Be Patient and Don't Take it Personally
When looking for a job, especially during an economic downturn, patience is essential.
It takes time to find leads and follow up. It takes time to arrange interviews. It takes time to get responses. All in all, finding a job can take a lot longer than you planned. So be patient, persistent and professonal throughout your search, and don't take non-responsiveness or rejection personally.
It's difficult to be patient when you are standing in the cold rain without an umbrella. I know, because I've been there. Keep in mind that the storm will pass and the sun will come out. Even more important, remember that the sun is always shining above the clouds.
A Frustrating Experience
One of the first calls I received after my sandwich board publicity in summer 2008 came from an attorney at a boutique investment bank in New York. He told me he had read my story in the newspaper, empathized with my situation and would help me out. A week later, I had an interview with the firm's chief operating officer.
I was excited by the opportunity, and the executive seemed impressed with my experience and willing to see if I could fit in. He said that the next step was to meet with the firm's two managing partners.
For several weeks, we tried arranging the meetings. It was summer, and the managing partners were traveling for business and then vacation.
A few weeks went by, during which I called and e-mailed the executive periodically. But eventually I stopped receiving a response. I didn't want to let such an exciting opportunity slip by, but didn't want to be a nudge. What was going on? It was difficult to be patient.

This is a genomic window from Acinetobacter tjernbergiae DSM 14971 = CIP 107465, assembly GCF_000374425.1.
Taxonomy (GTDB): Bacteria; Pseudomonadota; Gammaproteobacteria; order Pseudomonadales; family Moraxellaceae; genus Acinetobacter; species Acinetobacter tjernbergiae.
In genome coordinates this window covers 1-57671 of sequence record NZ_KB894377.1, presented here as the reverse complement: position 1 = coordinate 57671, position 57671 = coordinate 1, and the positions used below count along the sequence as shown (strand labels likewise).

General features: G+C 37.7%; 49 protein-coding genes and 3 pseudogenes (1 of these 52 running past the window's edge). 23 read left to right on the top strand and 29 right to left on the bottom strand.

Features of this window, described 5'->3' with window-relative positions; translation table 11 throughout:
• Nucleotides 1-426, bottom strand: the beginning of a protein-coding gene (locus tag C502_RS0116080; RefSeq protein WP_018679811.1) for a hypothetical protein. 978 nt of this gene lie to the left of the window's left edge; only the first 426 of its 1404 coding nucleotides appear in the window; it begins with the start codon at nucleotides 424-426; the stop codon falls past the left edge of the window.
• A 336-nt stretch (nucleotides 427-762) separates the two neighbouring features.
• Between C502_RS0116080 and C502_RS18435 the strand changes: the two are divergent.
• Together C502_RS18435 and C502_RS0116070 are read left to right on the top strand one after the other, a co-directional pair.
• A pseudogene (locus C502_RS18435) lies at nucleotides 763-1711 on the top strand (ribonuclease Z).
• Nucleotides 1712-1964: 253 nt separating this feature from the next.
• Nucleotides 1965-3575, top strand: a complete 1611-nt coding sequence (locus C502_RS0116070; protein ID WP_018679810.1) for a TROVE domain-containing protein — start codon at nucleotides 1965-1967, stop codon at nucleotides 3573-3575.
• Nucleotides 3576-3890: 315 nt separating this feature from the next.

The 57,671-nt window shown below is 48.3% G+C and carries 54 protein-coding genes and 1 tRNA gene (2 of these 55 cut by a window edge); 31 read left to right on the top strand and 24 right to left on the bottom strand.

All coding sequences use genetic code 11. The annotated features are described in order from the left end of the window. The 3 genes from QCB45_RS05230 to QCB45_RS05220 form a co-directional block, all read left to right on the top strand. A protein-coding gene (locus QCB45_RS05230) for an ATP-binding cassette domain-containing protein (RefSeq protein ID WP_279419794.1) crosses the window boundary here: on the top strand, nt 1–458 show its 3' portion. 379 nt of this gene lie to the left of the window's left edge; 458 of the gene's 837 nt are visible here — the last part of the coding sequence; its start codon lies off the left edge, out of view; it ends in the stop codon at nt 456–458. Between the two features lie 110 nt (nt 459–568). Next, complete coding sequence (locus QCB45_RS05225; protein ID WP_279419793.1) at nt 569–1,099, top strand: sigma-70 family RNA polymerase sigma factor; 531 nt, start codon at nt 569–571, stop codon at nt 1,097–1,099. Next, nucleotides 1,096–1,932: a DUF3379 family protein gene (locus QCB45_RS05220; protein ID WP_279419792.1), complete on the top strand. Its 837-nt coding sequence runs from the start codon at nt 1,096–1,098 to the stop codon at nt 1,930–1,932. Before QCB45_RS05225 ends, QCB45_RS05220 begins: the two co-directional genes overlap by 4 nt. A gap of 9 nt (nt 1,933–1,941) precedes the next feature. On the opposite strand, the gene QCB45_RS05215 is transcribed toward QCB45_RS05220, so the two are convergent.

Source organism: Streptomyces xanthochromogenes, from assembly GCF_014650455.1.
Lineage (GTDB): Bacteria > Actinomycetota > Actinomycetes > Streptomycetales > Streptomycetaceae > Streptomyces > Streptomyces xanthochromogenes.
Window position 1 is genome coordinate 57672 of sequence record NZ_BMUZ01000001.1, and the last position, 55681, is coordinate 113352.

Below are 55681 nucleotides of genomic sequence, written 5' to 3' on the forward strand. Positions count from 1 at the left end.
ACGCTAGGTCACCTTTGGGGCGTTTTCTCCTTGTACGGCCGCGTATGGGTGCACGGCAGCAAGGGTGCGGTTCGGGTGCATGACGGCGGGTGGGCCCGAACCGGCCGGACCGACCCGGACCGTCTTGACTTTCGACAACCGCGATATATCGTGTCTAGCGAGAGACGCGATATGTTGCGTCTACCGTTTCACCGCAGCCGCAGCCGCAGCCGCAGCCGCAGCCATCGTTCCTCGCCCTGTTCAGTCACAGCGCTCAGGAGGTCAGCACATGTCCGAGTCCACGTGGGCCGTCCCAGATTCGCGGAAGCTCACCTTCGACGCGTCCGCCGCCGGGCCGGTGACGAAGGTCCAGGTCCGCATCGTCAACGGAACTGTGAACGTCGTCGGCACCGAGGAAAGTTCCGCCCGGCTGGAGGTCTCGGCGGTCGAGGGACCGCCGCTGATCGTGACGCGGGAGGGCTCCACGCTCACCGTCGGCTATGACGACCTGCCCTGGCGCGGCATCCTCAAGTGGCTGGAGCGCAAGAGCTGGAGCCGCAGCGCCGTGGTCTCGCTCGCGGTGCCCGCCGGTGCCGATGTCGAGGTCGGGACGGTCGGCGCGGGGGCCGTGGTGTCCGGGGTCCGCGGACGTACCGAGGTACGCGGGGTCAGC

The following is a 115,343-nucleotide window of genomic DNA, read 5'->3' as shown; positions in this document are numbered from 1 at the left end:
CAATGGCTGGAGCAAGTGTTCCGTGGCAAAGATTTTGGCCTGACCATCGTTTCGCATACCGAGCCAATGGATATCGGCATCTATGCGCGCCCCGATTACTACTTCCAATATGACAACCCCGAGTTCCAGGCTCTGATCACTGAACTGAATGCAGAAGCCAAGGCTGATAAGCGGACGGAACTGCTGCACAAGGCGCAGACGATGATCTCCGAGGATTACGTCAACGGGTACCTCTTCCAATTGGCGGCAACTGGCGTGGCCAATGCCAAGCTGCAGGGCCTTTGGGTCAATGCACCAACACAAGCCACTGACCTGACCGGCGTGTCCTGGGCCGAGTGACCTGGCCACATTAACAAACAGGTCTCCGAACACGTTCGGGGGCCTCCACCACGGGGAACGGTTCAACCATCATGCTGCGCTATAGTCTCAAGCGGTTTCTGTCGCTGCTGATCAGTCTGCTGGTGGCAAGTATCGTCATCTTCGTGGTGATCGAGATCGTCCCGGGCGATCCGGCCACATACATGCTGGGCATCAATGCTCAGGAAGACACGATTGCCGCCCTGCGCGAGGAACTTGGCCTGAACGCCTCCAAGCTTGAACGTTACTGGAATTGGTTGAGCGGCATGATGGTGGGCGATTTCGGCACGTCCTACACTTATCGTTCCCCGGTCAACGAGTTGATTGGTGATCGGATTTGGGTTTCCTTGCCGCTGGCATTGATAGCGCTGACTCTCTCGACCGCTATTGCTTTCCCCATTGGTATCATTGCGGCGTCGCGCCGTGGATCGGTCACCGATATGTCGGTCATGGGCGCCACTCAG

Almost two months after my initial promising interview, I received an apologetic e-mail from the executive. He explained that although the firm had been in hiring mode when I first came in, they were now beginning to trim staff, so they could not employ me.
Look on the Bright Side
I was extremely disappointed. After all, I had been invited for a second meeting and had then waited nearly two months, only to have the company's situation change before the meeting could take place. It was frustrating, yet I knew not to take it personally. At least the excitement of the potential position had helped me remain optimistic throughout that summer.
Furthermore, I knew I had to be patient. Finding a job can take weeks, months or years. I once went through multiple rounds of interviews at an investment bank, and ultimately was hired more than a year after my first meeting with the managing director.
Joshua Persky is a New York-based career management author, blogger and lecturer whose professional background is in corporate finance and valuation. Last year he gained worldwide media attention for handing out his resume to strangers on the street while wearing a homemade sandwich board that read: "Experienced MIT Grad for Hire."